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The Sussex holiday cottage blog » The London to Brighton Veteran Car Run

The London to Brighton Veteran Car Run

Posted 7 November 2011 by Andrew Gardner google authorship button

I rekindled my memories of the London to Brighton Veteran Car Run yesterday totally by chance and totally unintended!

Having written about the new Brighton Ferris Wheel earlier we took the opportunity to try it out on Sunday and stumbled across the last of the veteran cars arriving on Madeira Drive by complete and pleasant surprise. Before I get on to the cars, the Brighton Wheel is worth seeing and even more is Brighton and the coastline from the top! The wheel fits in well along the seafront, is certainly not unattractive and is the type of attraction that defines what visitng Brighton is all about.

I remember watching the London to Brighton run as a child standing on the verge of the A23 between Pease Pottage and Handcross over a number of consecutive years. You certainly can't do that today! In fact why not stay at Rosemead Cottage just outside Handcross if you fancy seeing these remarkable old machines close up on 4 November 2012. In the small village of Staplefield a mile south of Handcross a number of classic cars regularly gather to watch these passing veterans! A great spot to watch for the motoring connoisseur!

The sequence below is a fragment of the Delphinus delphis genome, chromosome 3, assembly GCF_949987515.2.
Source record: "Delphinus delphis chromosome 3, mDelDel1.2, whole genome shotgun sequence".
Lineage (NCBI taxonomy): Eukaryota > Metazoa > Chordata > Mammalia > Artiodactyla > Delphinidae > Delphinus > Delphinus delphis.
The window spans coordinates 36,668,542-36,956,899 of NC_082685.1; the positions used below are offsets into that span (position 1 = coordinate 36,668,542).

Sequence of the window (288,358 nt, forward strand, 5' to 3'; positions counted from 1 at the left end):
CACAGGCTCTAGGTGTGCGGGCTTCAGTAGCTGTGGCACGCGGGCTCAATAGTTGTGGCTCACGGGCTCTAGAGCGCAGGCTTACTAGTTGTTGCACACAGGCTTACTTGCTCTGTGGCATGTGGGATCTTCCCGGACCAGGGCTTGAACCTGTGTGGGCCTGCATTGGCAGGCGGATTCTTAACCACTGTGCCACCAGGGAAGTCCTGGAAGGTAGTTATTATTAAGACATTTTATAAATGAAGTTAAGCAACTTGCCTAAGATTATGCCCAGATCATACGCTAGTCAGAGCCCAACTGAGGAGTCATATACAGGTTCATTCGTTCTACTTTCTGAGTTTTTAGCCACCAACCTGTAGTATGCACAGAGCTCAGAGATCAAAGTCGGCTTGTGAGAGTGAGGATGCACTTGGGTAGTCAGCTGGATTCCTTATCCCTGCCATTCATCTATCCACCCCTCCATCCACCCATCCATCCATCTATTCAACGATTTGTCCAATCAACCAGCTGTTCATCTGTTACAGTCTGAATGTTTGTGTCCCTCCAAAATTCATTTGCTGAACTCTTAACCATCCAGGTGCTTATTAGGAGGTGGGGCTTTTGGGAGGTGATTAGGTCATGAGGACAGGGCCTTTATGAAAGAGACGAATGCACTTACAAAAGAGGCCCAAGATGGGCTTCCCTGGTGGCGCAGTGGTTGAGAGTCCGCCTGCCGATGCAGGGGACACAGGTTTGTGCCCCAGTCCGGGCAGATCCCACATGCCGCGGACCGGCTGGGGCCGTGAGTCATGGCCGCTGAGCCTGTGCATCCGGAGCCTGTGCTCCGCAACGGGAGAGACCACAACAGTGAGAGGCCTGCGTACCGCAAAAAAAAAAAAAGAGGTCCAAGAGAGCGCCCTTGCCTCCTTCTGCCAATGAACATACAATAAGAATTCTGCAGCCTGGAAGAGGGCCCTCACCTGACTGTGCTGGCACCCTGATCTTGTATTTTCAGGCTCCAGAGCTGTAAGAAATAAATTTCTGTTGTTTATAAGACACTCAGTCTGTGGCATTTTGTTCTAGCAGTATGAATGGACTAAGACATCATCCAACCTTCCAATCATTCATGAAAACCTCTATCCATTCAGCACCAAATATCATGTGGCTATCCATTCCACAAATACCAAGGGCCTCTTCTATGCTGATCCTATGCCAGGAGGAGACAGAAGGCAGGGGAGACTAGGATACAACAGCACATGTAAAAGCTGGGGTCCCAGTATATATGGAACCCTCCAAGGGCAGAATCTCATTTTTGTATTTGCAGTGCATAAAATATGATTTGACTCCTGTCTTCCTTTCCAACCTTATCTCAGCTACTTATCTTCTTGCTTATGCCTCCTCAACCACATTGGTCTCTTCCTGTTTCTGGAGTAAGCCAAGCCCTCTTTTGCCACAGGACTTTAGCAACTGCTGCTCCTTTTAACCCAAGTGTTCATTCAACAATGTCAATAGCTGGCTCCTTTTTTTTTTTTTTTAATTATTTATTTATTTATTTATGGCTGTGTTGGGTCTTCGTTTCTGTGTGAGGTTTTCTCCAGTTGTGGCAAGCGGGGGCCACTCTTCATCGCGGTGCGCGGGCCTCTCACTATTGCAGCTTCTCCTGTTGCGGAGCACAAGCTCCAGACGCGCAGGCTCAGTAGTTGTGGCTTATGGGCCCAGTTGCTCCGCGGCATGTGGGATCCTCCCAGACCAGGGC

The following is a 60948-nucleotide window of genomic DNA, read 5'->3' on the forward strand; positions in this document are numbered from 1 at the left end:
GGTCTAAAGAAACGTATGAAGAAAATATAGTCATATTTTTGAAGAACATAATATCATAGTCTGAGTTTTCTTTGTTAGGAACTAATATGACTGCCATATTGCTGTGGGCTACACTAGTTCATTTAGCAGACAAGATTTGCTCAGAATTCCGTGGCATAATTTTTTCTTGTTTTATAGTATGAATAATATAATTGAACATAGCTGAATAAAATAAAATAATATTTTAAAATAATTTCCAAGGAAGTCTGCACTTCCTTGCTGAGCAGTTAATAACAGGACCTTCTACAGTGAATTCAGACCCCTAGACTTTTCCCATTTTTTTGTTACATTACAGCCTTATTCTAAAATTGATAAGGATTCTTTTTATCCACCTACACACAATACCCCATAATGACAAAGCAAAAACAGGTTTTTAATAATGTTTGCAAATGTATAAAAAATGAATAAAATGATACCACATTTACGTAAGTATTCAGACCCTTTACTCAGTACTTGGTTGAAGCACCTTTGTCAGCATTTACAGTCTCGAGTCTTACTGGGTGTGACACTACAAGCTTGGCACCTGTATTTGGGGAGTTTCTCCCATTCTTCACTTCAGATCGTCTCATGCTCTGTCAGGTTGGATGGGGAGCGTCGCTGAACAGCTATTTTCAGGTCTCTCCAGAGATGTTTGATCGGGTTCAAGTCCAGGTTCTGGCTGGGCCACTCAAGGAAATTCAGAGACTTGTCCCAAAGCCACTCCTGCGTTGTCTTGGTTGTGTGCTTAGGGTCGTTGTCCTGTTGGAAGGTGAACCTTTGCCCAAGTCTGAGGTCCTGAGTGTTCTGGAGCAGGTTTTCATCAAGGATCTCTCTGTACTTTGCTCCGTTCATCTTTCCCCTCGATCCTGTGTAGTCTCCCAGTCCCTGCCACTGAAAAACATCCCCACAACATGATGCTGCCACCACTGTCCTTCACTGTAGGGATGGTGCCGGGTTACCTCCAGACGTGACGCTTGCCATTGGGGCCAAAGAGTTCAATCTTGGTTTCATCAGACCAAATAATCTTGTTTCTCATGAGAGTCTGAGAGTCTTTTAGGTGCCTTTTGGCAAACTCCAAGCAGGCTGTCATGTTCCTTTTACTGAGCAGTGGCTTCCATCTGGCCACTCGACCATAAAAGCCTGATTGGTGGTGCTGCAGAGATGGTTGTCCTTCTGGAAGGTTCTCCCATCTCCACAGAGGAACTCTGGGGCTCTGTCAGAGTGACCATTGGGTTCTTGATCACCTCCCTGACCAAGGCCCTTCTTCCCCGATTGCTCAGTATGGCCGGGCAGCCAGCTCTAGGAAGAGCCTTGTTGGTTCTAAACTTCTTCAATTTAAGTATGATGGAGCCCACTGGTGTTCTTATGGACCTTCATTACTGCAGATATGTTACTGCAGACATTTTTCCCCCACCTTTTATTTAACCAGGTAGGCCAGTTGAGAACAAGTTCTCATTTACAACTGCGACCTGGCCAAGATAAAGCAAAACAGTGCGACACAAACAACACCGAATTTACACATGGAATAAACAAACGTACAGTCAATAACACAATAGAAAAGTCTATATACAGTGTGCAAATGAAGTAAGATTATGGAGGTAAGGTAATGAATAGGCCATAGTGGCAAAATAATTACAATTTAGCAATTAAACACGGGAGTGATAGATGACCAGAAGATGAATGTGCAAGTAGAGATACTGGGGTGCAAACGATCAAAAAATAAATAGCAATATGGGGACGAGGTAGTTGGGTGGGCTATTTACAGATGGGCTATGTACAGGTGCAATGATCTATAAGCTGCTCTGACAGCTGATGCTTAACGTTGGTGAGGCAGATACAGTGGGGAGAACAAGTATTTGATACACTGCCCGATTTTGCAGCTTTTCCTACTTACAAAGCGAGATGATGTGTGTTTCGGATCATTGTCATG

The event is open to motor vehicles that pre date 1905, and this year was the 115th anniversary run celebrating 125 years since the very first automobile. Considering these vehicles vary between 106 and 117 years old an astonishing 496 started from Hyde Park and an even more remarkable 420 completed the historic run. The first vehicle to arrive in Brighton was an 1897 Marot Gardon Tricycle in an impressive 3 hours and 25 minutes.  

His Royal Highness Prince Michael of Kent who regularly takes part this year drove a 1903 Daimler entered by the National Motor Museum Trust and a first time debutant was 1992 Formula One World Champion Nigel Mansell. Sadly both had long finished when we arrived on Madeira Drive however we did see the last finisher cross the line a little after 4pm. What struck me was the ease of access we found later in the afternoon to admire these remarkable machines. A great bonus indeed!         .